We all make mistakes in our relationship from time to time.
They can range in severity from forgetting to take out the trash to lying about using the nearly maxed out credit card or from spacing out your anniversary to having an online affair. When you're in a love relationship or marriage, both of you will periodically say or do the “wrong” thing.
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Hurt feelings and disconnection result. The future of your relationship may even hang in the balance because of what you said or did.
If making up and re-connecting are important to you, then you're going to want to apologize to your partner in an effective way. A sincere apology is an absolutely essential starting point for turning around the mistake and possibly for turning around an unhealthy habit that you and your partner may have fallen into.
Let's be clear here...
If all you do is apologize-- even in a heartfelt way-- you're not going to see much improvement. Merely an apology that's followed up with more of the same insensitive, neglectful or hurtful behavior will do nothing to help you and your partner make up.
It's definitely true that actions speak louder than words. But, words matter too.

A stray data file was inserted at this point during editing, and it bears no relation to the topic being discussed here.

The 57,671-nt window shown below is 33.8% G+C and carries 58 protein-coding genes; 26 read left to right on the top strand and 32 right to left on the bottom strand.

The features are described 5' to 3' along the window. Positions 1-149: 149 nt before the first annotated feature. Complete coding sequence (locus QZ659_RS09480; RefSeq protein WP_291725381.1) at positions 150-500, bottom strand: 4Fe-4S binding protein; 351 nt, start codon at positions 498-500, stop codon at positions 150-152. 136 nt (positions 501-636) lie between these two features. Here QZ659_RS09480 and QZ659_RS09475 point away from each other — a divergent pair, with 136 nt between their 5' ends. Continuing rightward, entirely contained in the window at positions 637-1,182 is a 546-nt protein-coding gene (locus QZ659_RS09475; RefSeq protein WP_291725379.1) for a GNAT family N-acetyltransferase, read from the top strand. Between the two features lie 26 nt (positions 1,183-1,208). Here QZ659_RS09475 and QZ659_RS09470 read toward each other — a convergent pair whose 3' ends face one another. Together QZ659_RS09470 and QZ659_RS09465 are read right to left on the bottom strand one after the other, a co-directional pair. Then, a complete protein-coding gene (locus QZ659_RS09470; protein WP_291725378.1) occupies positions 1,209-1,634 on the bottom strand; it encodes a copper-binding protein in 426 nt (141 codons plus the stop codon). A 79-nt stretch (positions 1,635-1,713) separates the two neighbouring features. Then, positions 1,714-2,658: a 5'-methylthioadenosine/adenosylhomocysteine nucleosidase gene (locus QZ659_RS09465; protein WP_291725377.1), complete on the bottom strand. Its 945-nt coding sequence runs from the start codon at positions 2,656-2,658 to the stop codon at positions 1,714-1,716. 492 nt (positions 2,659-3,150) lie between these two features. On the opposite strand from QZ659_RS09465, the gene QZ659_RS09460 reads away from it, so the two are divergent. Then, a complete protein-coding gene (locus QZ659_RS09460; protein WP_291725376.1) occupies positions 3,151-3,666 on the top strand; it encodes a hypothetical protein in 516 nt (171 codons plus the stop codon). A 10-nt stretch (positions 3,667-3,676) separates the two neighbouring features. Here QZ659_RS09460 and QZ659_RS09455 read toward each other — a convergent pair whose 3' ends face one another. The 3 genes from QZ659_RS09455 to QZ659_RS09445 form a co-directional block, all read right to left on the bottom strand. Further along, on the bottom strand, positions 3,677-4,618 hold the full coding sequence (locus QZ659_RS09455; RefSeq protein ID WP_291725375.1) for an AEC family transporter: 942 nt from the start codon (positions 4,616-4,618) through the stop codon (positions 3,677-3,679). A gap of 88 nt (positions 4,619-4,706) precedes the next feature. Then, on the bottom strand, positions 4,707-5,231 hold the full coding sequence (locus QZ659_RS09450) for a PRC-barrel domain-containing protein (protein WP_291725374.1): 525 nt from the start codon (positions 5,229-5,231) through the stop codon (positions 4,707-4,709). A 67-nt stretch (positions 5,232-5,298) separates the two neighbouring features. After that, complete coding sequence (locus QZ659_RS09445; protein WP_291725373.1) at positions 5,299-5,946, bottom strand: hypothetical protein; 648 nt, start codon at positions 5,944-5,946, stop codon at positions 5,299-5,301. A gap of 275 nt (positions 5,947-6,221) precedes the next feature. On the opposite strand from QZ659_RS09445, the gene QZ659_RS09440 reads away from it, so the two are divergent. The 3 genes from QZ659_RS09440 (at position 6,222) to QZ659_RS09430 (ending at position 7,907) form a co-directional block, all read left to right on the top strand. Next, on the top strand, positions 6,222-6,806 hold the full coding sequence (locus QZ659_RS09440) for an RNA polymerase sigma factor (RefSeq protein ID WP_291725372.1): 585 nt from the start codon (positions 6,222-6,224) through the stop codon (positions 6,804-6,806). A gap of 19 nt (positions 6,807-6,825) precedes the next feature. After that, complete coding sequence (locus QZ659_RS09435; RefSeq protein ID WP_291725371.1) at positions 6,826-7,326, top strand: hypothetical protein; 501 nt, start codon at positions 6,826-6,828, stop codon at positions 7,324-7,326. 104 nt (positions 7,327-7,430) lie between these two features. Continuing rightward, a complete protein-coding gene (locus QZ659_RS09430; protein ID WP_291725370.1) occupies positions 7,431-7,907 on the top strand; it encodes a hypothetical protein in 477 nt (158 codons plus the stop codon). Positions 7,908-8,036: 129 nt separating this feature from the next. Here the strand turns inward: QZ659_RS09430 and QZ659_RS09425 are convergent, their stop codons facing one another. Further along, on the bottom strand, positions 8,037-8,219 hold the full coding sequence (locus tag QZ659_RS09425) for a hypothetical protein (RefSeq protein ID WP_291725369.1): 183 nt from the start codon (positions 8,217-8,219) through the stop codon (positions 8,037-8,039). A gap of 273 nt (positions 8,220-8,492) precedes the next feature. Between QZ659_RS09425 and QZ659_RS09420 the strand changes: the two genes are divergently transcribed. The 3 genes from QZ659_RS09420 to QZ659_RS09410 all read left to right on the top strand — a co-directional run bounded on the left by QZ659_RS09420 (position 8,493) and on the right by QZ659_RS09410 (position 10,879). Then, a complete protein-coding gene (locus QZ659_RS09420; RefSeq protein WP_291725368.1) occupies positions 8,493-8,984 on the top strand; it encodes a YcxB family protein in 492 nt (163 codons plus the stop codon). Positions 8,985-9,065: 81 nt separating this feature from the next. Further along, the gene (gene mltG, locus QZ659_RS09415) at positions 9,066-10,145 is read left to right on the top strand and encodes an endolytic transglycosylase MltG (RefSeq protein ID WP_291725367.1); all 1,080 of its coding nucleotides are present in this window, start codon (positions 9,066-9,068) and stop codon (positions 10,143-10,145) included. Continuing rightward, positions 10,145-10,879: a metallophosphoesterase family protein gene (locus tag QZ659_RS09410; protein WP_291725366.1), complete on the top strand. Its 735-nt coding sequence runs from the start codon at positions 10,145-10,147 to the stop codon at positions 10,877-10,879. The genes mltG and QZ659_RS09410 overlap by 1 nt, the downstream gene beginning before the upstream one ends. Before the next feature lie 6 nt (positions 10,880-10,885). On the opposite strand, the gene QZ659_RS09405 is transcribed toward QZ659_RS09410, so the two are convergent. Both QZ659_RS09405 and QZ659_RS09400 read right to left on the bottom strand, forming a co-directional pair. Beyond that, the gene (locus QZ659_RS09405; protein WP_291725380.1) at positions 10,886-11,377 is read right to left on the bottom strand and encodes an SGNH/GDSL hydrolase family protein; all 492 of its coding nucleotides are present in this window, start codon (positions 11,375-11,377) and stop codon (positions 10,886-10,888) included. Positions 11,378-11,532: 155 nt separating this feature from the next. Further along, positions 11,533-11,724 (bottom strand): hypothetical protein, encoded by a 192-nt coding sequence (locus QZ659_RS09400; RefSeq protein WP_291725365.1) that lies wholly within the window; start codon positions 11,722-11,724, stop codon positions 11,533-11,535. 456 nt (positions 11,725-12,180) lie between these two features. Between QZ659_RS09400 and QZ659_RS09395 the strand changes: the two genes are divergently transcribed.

There are a several ways that you probably do NOT want to apologize if re-connecting is your priority. Here are a few examples...
Don't use gifts as an apology.
The word on celebrity blogs is that Ashton Kutcher tried to apologize to his wife (for now) Demi Moore for his cheating by giving her an expensive car. We can't know if this is absolutely true and, if it is true, we can't imagine why Kutcher would do this.
It didn't work for him and it won't work for you.
Don't try to “buy” your way out of the mess that you made. Gifts are meant to be expressions of love and care and not attempts to absolve you from responsibility for your mistake. If you want to give your partner a gift, wait until you two have worked through whatever has happened and then choose something that feels right to you.
Again, gifts are not a useful way to give an apology. Take ownership for your actions and offer to make amends for what you've done.
If you are having a hard time talking face-to-face with your partner about how sorry you are, then write it down in a letter. Do whatever you can do to let this person you love know how sorry you are and what you will do to turn things around.
Don't offer a guilt-induced apology.
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If you want to undercut your apology, then deliver it from a place of guilt. If the only reason why you are saying “I'm sorry” is because you think that you “should” or that you “have to,” then back up.
Your partner will know that you aren't sincere when you give him or her a guilt-induced apology. It shows, so don't do this.